It also grows well in the cool, wet summers of western Ireland and England, and temperate regions of Europe and Asia. Pests include scales and thrips, and diseases include anthracnose, Phytophthora, root rot, and rust.

Unlike most of the Ericaceae, A. unedo grows well in basic (limy) pH soils, even though it does better in more acidic soils.

The fruit production is not very high and is highly variable on the weather, and that may be part of the reason this plant is not frequently cultivated. The average yield in a two years study is around 46 kg per hectare, and 180 grams per cubic metre of crown. However, very little work has so far been done in terms of genotype selection.

Arbutus unedo has been seen to form a mycorrhizal relationship. Inoculation with Pisolithus tinctorius has shown to greatly improve the plant's root mass, size, tolerance to drought and nutritional status.

In cultivation in the UK, the form A. unedo f. rubra and the cultivar 'Atlantic' have gained the Royal Horticultural Society's Award of Garden Merit


Propagation can be done via seed, layering, or cutting.

The seed should undergo a one-month cold stratification period, then soaked for 5 to 6 days in warm water to improve germination success. Seedlings are prone to damp, and should be cared for in the first year.

Germination rate is low, rarely over 20%.

Layering can take up to two years, but has a good success rate, while cutting is done with a 15–20 cm (6–8 in) long mature wood, preferably with a heel in November to December. The success rate however is not very high.


Culinary uses

Arbutus berries have a high content of sugars (40%), and antioxidant vitamins such as vitamin C, beta-carotene, niacin, tocopherols, and organic acids that are precursors to omega-3 and omega-6 fatty acids (nearly 9%). They are edible fresh, but that is an uncommon consumption, especially because the mature fruit tends to bruise very easily, making transportation difficult.

They are used mostly for jam, marmalades, yogurt and alcoholic beverages, such as the Portuguese medronho, a type of strong brandy. Many regions of Albania prepare the traditional drink rakia from the fruits of the plant (mare or kocimare in Albanian), whence comes the name of the drink, which is raki kocimarje.

The flowers are pollinated by bees, and the resulting honey is bitter tasting but still considered a delicacy.

Herbal medicine

Arbutus unedo's leaves have been employed in traditional and folk medicine in the form of a decoction said to have the following properties: astringent, diuretic, urinary anti-septic, antiseptic, intoxicant, rheumatism, tonic, and more recently, in the therapy of hypertension and diabetes.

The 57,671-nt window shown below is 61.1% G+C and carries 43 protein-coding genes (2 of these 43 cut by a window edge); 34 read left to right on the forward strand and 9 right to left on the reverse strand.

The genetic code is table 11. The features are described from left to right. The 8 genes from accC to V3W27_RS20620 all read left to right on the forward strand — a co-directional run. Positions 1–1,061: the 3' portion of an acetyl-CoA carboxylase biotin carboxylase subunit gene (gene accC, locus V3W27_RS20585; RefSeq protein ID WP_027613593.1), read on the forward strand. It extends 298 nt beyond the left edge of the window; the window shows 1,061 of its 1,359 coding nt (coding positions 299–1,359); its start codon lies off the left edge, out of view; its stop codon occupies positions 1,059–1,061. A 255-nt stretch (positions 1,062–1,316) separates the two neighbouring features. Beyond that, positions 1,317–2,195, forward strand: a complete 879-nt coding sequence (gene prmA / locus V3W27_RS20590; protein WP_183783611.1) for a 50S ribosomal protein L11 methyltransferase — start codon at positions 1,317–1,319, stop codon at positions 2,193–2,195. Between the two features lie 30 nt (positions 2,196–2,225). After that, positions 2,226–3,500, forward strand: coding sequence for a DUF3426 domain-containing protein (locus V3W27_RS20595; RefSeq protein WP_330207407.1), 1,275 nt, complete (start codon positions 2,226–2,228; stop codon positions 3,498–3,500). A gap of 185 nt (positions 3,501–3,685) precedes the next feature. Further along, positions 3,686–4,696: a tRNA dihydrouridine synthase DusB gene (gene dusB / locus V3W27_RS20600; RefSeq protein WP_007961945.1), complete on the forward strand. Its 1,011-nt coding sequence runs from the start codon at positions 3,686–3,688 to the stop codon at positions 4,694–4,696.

The leaves are reported to have a high concentration of flavonol antioxidants, especially quercetin, best extracted with a decoction, and together with the fruits are a source of antioxidants.

The nectar contains the isoprenoid unedone (2-(1,2-dihydroxypropyl)-4,4,8-trimethyl-1-oxaspiro[2.5]oct-7-en-6-one) which is biologically active against a common and debilitating parasite of bumble bees, Crithidia bombi, so could provide a naturally occurring way for bees to withstand the burden of disease which has been reported to be a contributing factor in pollinator declines. The compound is glycosylated to an inactive form unedone-8-O-glycoside once consumed by the bee (perhaps to reduce any toxic effects against the bee herself) then transformed back to the active aglycone by the bee's microbiome in the hindgut where the parasite is most prevalent and damaging - suggesting that the microbiome assists in the anti-parasitic process.

Ecological design

In landscape design, ecosystem restoration or permaculture based designs, A. unedo can have many purposes. While the ornamental one is the most common, this can be a valuable plant also for restoring degraded ecosystems and preventing desertification. Being a pioneer plant and growing well also in poor soils, it can be used in a wide array of situations.

  • The flowers are a significant source of nectar and pollen for bees, while the fruits are food for the birds.
  • Its salt tolerance, coupled with it being an evergreen, make it a good choice for wind barriers in lands close to the sea.
  • A. unedo is fire resistant (can regrow after a fire), and being a pioneer plant can contribute to the discontinuity of fire-prone pines and eucalyptus monocultures; for the same reasons it is a good candidate for reforestation in Mediterranean areas.
  • The dense foliage throughout the year can be a shelter for insects and small animals during the winter.